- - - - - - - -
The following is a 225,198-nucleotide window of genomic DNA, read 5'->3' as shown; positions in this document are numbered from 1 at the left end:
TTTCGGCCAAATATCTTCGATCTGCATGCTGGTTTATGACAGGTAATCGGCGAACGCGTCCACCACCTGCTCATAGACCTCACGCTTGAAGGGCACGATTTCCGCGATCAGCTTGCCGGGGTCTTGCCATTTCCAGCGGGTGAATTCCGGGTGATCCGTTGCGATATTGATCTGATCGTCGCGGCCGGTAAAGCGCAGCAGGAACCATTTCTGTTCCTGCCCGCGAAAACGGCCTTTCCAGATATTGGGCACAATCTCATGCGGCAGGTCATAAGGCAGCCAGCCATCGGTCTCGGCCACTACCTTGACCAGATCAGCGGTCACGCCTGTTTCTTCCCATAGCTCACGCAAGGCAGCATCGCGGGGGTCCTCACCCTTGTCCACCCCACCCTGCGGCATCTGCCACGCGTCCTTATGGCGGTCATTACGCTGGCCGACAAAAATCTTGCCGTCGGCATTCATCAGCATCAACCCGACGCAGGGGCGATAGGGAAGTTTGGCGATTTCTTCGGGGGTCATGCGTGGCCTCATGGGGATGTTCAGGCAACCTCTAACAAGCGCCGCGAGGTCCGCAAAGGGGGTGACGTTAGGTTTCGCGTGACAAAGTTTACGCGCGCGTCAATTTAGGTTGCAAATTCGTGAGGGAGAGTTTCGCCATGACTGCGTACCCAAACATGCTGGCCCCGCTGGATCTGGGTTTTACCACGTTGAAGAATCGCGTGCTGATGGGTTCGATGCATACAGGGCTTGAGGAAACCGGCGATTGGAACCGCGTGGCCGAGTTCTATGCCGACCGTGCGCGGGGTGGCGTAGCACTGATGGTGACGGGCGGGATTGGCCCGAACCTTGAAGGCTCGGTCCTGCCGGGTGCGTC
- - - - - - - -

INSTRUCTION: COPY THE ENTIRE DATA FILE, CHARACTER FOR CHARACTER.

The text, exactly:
The following is a 225,198-nucleotide window of genomic DNA, read 5'->3' as shown; positions in this document are numbered from 1 at the left end:
TTTCGGCCAAATATCTTCGATCTGCATGCTGGTTTATGACAGGTAATCGGCGAACGCGTCCACCACCTGCTCATAGACCTCACGCTTGAAGGGCACGATTTCCGCGATCAGCTTGCCGGGGTCTTGCCATTTCCAGCGGGTGAATTCCGGGTGATCCGTTGCGATATTGATCTGATCGTCGCGGCCGGTAAAGCGCAGCAGGAACCATTTCTGTTCCTGCCCGCGAAAACGGCCTTTCCAGATATTGGGCACAATCTCATGCGGCAGGTCATAAGGCAGCCAGCCATCGGTCTCGGCCACTACCTTGACCAGATCAGCGGTCACGCCTGTTTCTTCCCATAGCTCACGCAAGGCAGCATCGCGGGGGTCCTCACCCTTGTCCACCCCACCCTGCGGCATCTGCCACGCGTCCTTATGGCGGTCATTACGCTGGCCGACAAAAATCTTGCCGTCGGCATTCATCAGCATCAACCCGACGCAGGGGCGATAGGGAAGTTTGGCGATTTCTTCGGGGGTCATGCGTGGCCTCATGGGGATGTTCAGGCAACCTCTAACAAGCGCCGCGAGGTCCGCAAAGGGGGTGACGTTAGGTTTCGCGTGACAAAGTTTACGCGCGCGTCAATTTAGGTTGCAAATTCGTGAGGGAGAGTTTCGCCATGACTGCGTACCCAAACATGCTGGCCCCGCTGGATCTGGGTTTTACCACGTTGAAGAATCGCGTGCTGATGGGTTCGATGCATACAGGGCTTGAGGAAACCGGCGATTGGAACCGCGTGGCCGAGTTCTATGCCGACCGTGCGCGGGGTGGCGTAGCACTGATGGTGACGGGCGGGATTGGCCCGAACCTTGAAGGCTCGGTCCTGCCGGGTGCGTC